The complete larval development and the morphology of the first juvenile stages of two freshwater-breeding crab species endemic to Jamaica are described and illustrated in detail in the present paper. One of these species, Sesarma windsor, lives in and near caves in the karst regions of central western Jamaica, whereas the second species, Metopaulias depressus, occurs sympatrically but with a wider range in western and central Jamaica in water-filled leaf axils of bromeliads. Even if these species are placed in separate genera, they are extant representatives of the same adaptive radiation that resulted in at least ten Jamaican endemic crab species thriving in different land-locked habitats. Consequently, larval morphologies of the two species are very similar, but conspicuously different from the developmental patterns in their marine relatives. Both species display an abbreviated mode of development, showing morphological reductions in some features and pre-displacement in the expression of several others. Both species pass through two non-feeding zoeal stages, after which S. windsor moults to a facultatively lecithotrophic megalopa. In contrast, M. depressus directly moults from the zoea II to a juvenile stage (also facultatively lecithotrophic) that shows a mixture of juvenile and vestigial larval characters, such as a partly folded pleon, but no longer larval traits such as natatory pleopods. This represents the first record of larval development with no megalopal stage for Sesarmidae. A closely related species from mangroves in the Caribbean and northeastern South America, Sesarma curacaoense, shows a reduction in larval development, but with different morphological characteristics. We here discuss whether this could be a shared ontogenetic character or the consequence of convergent evolution.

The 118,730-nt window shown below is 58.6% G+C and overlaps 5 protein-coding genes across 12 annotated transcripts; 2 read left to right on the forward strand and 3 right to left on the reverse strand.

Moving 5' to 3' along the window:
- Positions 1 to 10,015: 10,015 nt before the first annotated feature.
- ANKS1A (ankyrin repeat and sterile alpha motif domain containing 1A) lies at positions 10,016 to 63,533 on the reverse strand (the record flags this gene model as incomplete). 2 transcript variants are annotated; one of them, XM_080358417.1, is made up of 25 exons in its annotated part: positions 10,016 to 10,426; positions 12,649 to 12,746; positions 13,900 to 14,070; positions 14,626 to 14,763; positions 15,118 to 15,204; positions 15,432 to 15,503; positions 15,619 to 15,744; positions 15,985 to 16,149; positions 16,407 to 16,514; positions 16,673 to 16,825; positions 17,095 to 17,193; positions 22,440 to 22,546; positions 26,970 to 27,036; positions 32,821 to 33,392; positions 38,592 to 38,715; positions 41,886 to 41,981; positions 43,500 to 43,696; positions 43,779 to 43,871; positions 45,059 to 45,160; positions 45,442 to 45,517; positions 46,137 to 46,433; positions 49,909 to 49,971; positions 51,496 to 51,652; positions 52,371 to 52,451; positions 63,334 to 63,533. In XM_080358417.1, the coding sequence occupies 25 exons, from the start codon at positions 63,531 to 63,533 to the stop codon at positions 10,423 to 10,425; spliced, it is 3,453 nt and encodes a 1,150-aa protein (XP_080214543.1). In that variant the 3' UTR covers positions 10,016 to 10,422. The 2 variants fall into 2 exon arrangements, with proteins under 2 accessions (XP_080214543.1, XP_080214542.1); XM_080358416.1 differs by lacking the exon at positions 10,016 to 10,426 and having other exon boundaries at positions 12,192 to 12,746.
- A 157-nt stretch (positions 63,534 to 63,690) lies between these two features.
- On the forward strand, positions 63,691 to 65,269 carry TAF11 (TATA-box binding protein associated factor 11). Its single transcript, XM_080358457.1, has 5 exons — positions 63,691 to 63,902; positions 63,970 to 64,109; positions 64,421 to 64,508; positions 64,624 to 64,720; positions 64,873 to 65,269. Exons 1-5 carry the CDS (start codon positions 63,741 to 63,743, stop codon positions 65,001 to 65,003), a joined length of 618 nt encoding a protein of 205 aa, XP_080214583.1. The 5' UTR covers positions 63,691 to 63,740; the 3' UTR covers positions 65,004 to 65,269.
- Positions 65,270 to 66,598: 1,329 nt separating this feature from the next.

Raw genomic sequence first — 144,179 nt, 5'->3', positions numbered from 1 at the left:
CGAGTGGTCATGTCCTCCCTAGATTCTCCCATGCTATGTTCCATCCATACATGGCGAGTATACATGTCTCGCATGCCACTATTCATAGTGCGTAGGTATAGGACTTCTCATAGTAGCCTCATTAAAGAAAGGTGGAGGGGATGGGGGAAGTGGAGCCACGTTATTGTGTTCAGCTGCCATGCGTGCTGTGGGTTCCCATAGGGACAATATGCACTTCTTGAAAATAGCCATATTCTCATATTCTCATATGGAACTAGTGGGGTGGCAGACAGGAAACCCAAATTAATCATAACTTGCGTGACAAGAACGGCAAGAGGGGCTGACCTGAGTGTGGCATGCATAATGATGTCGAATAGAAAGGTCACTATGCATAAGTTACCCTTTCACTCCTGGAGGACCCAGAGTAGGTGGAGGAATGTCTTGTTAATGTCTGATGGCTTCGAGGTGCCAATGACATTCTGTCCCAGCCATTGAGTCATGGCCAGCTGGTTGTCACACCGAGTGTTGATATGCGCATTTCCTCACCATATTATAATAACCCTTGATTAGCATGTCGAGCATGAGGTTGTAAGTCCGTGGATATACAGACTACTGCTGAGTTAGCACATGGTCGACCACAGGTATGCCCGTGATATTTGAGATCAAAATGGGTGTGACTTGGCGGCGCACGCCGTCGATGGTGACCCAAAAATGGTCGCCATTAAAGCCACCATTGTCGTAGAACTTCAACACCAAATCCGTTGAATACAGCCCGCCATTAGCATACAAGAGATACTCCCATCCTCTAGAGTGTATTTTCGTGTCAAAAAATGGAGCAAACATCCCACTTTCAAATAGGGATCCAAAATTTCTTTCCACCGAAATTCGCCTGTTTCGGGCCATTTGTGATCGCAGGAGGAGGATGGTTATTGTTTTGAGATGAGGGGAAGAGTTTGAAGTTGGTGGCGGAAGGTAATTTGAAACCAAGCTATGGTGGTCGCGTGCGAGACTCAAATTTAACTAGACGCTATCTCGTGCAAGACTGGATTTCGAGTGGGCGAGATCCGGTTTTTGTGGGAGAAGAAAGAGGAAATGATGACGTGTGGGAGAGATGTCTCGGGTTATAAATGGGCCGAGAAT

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Vol. 30 • No. 1